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Showing content with the highest reputation on 12/17/2018 in all areas

  1. 1 point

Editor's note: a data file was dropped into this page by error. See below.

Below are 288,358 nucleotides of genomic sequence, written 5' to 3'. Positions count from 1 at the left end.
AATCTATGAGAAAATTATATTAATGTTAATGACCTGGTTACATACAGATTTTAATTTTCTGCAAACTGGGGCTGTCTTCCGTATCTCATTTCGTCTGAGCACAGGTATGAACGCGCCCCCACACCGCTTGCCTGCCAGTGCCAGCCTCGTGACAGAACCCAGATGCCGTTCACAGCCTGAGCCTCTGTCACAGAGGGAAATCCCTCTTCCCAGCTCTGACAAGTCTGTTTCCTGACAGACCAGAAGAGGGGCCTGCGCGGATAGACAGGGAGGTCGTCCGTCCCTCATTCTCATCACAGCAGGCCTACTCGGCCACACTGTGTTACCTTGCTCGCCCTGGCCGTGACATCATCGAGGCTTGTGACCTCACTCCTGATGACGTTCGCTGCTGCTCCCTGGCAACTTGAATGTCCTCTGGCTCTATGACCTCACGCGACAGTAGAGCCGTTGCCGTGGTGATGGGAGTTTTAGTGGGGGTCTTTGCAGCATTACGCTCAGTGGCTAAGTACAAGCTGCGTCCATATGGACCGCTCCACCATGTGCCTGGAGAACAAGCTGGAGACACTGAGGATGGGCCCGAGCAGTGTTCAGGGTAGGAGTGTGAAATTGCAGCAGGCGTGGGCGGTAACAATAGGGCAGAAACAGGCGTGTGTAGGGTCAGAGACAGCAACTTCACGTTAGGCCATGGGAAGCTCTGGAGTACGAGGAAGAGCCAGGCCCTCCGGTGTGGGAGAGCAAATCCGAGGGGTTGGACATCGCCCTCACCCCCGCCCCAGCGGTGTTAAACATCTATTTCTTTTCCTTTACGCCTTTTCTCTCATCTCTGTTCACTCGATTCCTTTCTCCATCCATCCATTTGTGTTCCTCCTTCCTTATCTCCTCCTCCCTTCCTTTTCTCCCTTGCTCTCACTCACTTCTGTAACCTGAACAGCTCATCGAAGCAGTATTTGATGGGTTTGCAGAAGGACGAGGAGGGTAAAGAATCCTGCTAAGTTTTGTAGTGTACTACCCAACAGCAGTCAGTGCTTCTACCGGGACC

[Constriction and "choking" can also be a protective reflex. If the body detects that the pressure or airflow at the throat is unhealthy, it says, "forget the singing" and reflexes to shut off the problem. Just like your "blink" reflex, it is not a good idea to try to simply override it psychologically. You need to address the thing that is causing the reflex. For singing this is likely to be something like inadequate breath support.] Anyway, back to the OP. Decent vocals, imo. With proper diaphragmatic breath support, your voice will glide effortlessly straight over the passaggio, and you will get that responsiveness and agility you are looking for. I notice in classical training techniques that they make a big deal out of breath support (probably coming from traditions of singing without a mic), and relatively less of a deal about the passaggio (even though the term comes out of that pedagogy). Once you are able to employ a good diaphragmatic breath support method, .like appoggio, the passaggio is no longer a big challenge. It gets "fixed" almost automatically. Add that to the fact that you are able to siren up to G5 (wobbly, but an impressive foundation), I think you can really take your vocals places. Yup, I am not a coach. Just my personal take.